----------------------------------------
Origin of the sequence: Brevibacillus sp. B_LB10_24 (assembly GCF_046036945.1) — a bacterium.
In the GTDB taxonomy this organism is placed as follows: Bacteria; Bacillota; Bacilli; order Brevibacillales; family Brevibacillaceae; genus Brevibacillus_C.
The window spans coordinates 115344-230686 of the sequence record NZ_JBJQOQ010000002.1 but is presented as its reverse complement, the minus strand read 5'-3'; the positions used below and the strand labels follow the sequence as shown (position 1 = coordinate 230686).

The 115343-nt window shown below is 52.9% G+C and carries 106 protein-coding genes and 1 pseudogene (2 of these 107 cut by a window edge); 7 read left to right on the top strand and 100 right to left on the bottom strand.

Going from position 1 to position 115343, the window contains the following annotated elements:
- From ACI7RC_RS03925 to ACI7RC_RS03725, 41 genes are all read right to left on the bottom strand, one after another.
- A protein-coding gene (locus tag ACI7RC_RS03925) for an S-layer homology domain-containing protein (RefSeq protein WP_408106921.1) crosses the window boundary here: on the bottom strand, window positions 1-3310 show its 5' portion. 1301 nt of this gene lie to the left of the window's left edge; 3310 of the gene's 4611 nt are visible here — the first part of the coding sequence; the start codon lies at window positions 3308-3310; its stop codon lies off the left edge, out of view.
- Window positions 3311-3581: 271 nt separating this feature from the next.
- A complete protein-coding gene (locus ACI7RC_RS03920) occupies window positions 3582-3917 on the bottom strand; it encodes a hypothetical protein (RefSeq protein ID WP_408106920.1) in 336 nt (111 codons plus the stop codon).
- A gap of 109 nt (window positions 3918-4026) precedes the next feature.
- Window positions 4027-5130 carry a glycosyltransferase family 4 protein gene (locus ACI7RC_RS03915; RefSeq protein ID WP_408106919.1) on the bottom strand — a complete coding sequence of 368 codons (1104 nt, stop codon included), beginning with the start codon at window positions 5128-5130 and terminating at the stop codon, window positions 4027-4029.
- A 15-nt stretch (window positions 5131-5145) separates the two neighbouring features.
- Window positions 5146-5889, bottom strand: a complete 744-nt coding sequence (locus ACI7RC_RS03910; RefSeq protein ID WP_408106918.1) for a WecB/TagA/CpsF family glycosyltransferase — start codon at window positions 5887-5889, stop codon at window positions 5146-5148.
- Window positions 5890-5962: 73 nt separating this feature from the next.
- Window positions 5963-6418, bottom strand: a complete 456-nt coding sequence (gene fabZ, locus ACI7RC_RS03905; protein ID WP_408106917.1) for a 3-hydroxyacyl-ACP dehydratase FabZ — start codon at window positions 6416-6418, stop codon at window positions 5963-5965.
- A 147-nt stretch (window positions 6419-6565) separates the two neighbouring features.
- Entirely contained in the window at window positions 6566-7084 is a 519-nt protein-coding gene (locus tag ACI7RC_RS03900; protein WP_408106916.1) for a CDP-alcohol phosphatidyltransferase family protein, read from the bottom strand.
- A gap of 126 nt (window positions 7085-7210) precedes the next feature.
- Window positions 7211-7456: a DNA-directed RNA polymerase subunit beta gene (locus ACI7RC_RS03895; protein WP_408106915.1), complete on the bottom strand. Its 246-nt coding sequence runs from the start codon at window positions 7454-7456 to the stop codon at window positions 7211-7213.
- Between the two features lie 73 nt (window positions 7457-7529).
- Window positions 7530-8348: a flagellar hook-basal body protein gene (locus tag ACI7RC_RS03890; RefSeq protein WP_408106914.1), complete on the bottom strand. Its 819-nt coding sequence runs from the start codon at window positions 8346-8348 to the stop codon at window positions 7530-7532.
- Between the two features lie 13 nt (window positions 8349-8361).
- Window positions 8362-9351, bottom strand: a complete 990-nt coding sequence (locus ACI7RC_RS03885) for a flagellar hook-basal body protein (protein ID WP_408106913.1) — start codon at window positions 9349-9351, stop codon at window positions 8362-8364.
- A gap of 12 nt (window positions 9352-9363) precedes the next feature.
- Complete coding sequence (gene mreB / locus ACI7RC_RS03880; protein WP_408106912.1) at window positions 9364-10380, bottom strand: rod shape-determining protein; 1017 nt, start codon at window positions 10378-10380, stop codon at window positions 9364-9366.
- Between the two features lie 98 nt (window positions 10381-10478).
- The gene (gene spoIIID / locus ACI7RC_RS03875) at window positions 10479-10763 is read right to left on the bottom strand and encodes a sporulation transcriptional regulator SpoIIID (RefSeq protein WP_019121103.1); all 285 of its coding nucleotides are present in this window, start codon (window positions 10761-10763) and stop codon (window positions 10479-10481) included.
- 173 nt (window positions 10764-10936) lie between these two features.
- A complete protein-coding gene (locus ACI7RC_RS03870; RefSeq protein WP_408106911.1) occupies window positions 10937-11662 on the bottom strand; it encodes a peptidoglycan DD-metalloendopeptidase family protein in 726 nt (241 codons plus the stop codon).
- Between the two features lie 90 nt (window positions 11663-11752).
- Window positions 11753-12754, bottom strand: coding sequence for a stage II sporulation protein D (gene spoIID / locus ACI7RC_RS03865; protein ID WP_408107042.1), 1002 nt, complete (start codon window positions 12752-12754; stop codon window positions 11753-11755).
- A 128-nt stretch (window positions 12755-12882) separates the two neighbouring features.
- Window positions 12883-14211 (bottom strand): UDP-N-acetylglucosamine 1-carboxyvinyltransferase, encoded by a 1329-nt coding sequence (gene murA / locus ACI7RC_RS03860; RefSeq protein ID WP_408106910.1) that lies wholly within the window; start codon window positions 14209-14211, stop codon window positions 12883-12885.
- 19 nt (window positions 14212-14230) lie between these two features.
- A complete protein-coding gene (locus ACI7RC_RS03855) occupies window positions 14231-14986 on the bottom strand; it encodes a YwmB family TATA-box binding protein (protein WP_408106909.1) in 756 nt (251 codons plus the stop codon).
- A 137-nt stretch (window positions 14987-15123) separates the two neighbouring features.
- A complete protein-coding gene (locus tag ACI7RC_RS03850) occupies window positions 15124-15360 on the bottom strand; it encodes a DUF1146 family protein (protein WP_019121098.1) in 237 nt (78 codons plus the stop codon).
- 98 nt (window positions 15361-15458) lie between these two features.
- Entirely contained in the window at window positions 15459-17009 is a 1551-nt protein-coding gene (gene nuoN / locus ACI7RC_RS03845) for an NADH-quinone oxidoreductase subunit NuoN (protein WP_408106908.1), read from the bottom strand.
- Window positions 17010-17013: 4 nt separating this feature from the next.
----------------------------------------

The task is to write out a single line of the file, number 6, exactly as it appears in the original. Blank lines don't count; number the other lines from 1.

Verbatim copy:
- From ACI7RC_RS03925 to ACI7RC_RS03725, 41 genes are all read right to left on the bottom strand, one after another.